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Black Bean and Chipotle Bread
Also known as
Mexicali Heat

This recipe was adapted from Mark Miller and Andrew Maclauchlan's "Flavored Breads - Recipes from the Mark Miller's Coyote Cafe"

A somewhat chunky and rustic chipotle Bean Bread I've never been to the Coyote Cafe, but I've heard only good things about it, and the flavored breads title got me interested. The book was being remaindered, so it was all the more attractive. It was worth full price. However, being a sourdough fan(atic), I didn't want to make this bread with a sponge, the way Mark Miller and Andrew Maclauchlan do. So, it's been converted to sourdough. It is a moist, well risen loaf, that is rich with black beans, and warmed by the chipotle peppers. Mark Miller says it's reminiscent of a black bean soup, and I have to agree, but it's the smoky pepper bite that really makes this pepper-belly happy. Makes 3 good-sized loaves or 2 large loaves.

When we were running our bakery, we had trouble giving this bread away. Until we changed the name to "Mexicali Heat" - it just goes to show you that a name does matter, William Shakespeare not withstanding. No matter what you call this bread, I think you'll like it.

2 cups active sourdough starter
2 cups (1 lb) dried black beans, picked through and rinsed
1 cup reserved cooking liquid
3 1/2 cups bread flour
2/3 cup whole wheat flour
2 1/2 teaspoons salt
3/4 teaspoon ground cumin
3/4 teaspoon dried Mexican oregano, or 1 1/4 tsp dried regular Oregano
8 dried chipotle chilies, stemmed and chopped (about 1/4 cup ), or 5 teaspoons canned minced chipotle peppers
1 1/3 tablespoons barbecue sauce

1. Do whatever you need to do to prepare two cups of active sourdough starter. While the starter is fermenting away go to step 2.

2. Pick over and clean the 2 cups of black beans. Cook until done. Make sure they are fully cooked. I usually cover them with water overnight, then cook them for 2 to 3 hours. For this bread, I don't salt or season the beans. If you're in a hurry, you can use canned beans, but I suggest salt free beans.

3. Next drain the beans, reserving 1 cup of the cooking liquid per batch of bread. If you don't have that much cooking liquid left, dilute the liquid with water to make 1 cup of liquid per batch.

4. Pulse the cooked beans in a food processor about a cup at a time until they are chunky, but not pureed. Try not to leave any beans whole and intact. The texture of the bean puree will affect the texture of the bread - you choose how smooth or chunky you want the bread. (2017 note - I have been known to just knead the beans into the dough and let the kneading break them down. It works quite well.)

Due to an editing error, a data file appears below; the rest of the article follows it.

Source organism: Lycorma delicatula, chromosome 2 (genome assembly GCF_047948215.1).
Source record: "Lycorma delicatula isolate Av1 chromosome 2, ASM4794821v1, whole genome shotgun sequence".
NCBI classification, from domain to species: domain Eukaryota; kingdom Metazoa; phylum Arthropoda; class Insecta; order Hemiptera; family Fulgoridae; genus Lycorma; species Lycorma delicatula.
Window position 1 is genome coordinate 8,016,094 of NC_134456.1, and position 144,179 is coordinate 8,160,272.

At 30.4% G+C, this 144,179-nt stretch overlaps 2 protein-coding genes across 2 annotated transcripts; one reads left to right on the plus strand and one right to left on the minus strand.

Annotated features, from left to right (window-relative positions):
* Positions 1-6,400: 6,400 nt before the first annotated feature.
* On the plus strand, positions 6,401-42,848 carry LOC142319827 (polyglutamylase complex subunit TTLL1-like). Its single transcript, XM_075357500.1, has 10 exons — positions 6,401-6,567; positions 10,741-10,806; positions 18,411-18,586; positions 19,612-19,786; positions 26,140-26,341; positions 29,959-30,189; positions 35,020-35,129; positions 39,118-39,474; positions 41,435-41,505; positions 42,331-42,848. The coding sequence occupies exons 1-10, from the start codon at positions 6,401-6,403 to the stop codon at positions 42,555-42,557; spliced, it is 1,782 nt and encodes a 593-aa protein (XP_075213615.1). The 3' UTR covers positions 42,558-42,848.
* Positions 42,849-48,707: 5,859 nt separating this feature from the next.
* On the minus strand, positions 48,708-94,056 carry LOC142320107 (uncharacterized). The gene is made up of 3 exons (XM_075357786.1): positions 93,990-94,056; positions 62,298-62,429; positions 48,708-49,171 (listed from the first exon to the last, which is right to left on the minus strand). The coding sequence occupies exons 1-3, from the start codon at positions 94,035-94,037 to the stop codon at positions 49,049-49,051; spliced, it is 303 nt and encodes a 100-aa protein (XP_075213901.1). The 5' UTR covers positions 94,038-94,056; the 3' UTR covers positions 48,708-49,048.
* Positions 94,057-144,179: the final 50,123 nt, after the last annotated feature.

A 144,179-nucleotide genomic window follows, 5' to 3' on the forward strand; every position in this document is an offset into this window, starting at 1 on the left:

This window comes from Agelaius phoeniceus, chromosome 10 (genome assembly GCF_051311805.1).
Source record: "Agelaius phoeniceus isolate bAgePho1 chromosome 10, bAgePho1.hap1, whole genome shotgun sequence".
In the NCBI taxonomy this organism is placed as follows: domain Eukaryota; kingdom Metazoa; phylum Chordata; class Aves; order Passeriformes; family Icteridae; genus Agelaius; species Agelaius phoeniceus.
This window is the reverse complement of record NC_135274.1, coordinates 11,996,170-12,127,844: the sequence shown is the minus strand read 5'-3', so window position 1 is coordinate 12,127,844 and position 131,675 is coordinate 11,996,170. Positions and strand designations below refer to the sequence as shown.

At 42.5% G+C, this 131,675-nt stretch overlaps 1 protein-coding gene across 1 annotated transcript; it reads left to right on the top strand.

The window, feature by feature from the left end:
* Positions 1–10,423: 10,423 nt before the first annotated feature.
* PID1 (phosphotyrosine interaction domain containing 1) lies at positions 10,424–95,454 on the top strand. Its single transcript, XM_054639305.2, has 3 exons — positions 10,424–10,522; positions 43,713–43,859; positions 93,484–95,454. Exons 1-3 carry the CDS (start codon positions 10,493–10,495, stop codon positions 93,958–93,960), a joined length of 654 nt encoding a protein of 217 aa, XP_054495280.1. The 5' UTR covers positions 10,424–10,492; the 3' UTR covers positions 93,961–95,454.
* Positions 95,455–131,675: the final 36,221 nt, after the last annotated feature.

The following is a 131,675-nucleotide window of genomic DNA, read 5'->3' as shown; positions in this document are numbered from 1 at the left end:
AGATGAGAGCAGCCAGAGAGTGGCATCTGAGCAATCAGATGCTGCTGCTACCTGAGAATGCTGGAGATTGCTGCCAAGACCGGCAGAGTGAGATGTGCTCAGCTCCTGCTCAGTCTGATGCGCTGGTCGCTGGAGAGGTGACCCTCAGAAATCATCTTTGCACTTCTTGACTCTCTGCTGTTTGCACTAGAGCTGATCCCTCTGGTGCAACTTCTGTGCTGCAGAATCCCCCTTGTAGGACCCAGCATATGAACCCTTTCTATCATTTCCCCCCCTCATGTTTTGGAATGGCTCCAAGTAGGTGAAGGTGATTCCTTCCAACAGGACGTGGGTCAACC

5. Pour the reserved cooking liquid into a large mixing bowl.

6. Add the beans and sourdough starter to the cooking liquid.

7. Remove and discard the stems from the peppers. Chop the chipotle peppers. If you are using dried peppers this will be messy as they are dry and brittle. Use all the pepper, and the seeds as well.

8. Add and stir in the whole wheat flour, chipotle peppers, cumin, oregano, salt, and barbecue sauce.

9. Stir, and add the bread flour a cup at a time, until the dough becomes too stiff to stir. Pour out the dough into a well floured surface.

20. Knead the dough, kneading in additional flour as needed, until the dough is fairly smooth and springy. You may need to add more flour than is called for above, depending on how liquid the beans are. Knead 6 to 10 minutes. The dough should be soft and lively.

11. Transfer the dough to a lightly oil ed bowl, turn, and cover with plastic wrap.

12. Let rise in a warm place for 1 - 2 hours, or until approximately doubled in volume.

13. Punch the dough down, transfer to a well-floured surface, and cut into two or three equal pieces.

14. Sprinkle a baking sheet with cornmeal (or spray with Baker's Joy).

15. Shape the dough into loaves. Mark and Andrew suggested round loaves, I made oval loaves instead.

16. Place the loaves on the baking sheet, cover with a moistened and wrung out linen cloth, and let rise again in a warm place for 1 hour.

17. The original recipe calls for a baking stone. I suggest you use a baking stone or quarry tiles. Whether or not you use such, preheat the oven to 425 degrees F.

18. You may spay the loaves with water, and then lightly dust them with whole wheat flour. I didn't. However, you can get much the same effect with a banneton.

19. Make two or three diagonal slashes in the tops of the loaves with a razor blade to allow the dough to expand in the hot oven.

20. Put the bread in the oven, and put a cup of water into a tray on the bottom of your oven. (I use a disposable baking pan to hold the water.)

21. Bake for 35 to 40 minutes, or until the crust is caramel brown, and the loaf is done. While some people like the "thump" test, I prefer to take the bread's temperature with a quick reading thermometer. At my altitude, I shoot for an internal temperature is 195F/90C. At sea level, I'd try for 205F/96C.

22. Cool the loaves on a rack.